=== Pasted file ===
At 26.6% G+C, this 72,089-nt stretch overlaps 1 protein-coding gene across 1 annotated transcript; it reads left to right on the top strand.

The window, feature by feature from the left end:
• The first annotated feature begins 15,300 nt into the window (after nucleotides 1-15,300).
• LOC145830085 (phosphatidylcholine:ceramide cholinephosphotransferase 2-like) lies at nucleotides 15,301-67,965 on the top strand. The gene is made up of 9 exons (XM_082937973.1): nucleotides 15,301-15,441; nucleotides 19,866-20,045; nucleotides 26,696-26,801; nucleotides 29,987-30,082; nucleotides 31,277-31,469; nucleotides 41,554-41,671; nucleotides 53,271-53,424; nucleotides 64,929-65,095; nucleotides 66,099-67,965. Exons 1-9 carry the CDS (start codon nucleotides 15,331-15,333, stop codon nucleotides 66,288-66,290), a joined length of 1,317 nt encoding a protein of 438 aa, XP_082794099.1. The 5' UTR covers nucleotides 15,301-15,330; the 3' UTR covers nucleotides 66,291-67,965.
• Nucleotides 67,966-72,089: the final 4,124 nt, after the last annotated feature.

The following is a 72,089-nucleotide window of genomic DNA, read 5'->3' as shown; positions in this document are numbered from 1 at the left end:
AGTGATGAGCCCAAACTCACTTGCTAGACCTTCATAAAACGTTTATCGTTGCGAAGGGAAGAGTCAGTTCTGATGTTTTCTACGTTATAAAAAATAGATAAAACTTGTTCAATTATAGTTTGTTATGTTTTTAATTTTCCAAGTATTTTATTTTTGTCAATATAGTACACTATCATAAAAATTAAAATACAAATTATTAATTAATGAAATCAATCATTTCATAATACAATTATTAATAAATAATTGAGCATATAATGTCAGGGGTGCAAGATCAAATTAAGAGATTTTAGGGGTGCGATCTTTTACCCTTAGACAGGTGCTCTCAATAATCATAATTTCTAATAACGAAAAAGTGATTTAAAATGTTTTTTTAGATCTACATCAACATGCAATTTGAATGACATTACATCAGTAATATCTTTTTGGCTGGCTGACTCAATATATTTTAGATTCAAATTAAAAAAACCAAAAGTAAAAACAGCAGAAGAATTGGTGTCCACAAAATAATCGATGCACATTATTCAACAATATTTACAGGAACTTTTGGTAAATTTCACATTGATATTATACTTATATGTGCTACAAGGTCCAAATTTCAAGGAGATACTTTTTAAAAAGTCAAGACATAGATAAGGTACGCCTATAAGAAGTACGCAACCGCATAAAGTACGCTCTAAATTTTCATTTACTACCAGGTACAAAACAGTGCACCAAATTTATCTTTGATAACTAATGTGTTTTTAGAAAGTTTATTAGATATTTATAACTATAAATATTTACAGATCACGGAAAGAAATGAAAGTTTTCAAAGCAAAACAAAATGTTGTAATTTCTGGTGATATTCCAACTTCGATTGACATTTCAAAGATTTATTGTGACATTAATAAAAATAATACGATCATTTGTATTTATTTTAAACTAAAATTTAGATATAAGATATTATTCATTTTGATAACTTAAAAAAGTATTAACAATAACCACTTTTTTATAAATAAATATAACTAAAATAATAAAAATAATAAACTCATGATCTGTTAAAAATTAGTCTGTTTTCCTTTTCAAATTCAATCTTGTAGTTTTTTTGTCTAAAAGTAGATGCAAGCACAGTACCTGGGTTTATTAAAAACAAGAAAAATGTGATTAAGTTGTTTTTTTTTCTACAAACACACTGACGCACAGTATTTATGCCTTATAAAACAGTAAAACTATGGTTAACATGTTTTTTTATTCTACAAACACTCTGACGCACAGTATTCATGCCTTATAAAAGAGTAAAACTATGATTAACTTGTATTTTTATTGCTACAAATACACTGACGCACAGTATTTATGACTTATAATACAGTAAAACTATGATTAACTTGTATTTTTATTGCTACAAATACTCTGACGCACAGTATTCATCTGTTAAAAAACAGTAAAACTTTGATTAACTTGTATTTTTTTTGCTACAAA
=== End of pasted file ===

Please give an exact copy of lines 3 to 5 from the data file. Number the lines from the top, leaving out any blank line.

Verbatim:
• The first annotated feature begins 15,300 nt into the window (after nucleotides 1-15,300).
• LOC145830085 (phosphatidylcholine:ceramide cholinephosphotransferase 2-like) lies at nucleotides 15,301-67,965 on the top strand. The gene is made up of 9 exons (XM_082937973.1): nucleotides 15,301-15,441; nucleotides 19,866-20,045; nucleotides 26,696-26,801; nucleotides 29,987-30,082; nucleotides 31,277-31,469; nucleotides 41,554-41,671; nucleotides 53,271-53,424; nucleotides 64,929-65,095; nucleotides 66,099-67,965. Exons 1-9 carry the CDS (start codon nucleotides 15,331-15,333, stop codon nucleotides 66,288-66,290), a joined length of 1,317 nt encoding a protein of 438 aa, XP_082794099.1. The 5' UTR covers nucleotides 15,301-15,330; the 3' UTR covers nucleotides 66,291-67,965.
• Nucleotides 67,966-72,089: the final 4,124 nt, after the last annotated feature.